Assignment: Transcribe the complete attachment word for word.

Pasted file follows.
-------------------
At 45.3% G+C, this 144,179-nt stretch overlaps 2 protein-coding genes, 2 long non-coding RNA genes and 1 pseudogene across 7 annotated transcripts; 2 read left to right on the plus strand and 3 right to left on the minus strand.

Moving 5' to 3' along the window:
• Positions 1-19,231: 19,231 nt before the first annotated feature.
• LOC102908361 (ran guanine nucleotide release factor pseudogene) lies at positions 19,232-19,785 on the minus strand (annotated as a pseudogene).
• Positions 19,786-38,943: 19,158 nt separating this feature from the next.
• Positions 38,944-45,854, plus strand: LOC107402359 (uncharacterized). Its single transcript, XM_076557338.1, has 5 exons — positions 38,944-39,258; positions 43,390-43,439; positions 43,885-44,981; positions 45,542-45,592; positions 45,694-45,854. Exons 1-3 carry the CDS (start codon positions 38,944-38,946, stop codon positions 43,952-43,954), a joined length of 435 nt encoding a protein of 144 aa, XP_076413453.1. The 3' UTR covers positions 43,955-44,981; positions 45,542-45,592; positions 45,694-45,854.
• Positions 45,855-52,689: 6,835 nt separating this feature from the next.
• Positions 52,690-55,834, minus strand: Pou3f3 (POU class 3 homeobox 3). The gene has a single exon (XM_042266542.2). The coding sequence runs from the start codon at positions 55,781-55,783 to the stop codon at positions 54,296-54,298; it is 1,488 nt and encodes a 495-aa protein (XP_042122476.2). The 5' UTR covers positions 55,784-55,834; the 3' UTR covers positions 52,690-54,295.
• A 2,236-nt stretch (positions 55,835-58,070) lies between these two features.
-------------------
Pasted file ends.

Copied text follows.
At 45.3% G+C, this 144,179-nt stretch overlaps 2 protein-coding genes, 2 long non-coding RNA genes and 1 pseudogene across 7 annotated transcripts; 2 read left to right on the plus strand and 3 right to left on the minus strand.

Moving 5' to 3' along the window:
• Positions 1-19,231: 19,231 nt before the first annotated feature.
• LOC102908361 (ran guanine nucleotide release factor pseudogene) lies at positions 19,232-19,785 on the minus strand (annotated as a pseudogene).
• Positions 19,786-38,943: 19,158 nt separating this feature from the next.
• Positions 38,944-45,854, plus strand: LOC107402359 (uncharacterized). Its single transcript, XM_076557338.1, has 5 exons — positions 38,944-39,258; positions 43,390-43,439; positions 43,885-44,981; positions 45,542-45,592; positions 45,694-45,854. Exons 1-3 carry the CDS (start codon positions 38,944-38,946, stop codon positions 43,952-43,954), a joined length of 435 nt encoding a protein of 144 aa, XP_076413453.1. The 3' UTR covers positions 43,955-44,981; positions 45,542-45,592; positions 45,694-45,854.
• Positions 45,855-52,689: 6,835 nt separating this feature from the next.
• Positions 52,690-55,834, minus strand: Pou3f3 (POU class 3 homeobox 3). The gene has a single exon (XM_042266542.2). The coding sequence runs from the start codon at positions 55,781-55,783 to the stop codon at positions 54,296-54,298; it is 1,488 nt and encodes a 495-aa protein (XP_042122476.2). The 5' UTR covers positions 55,784-55,834; the 3' UTR covers positions 52,690-54,295.
• A 2,236-nt stretch (positions 55,835-58,070) lies between these two features.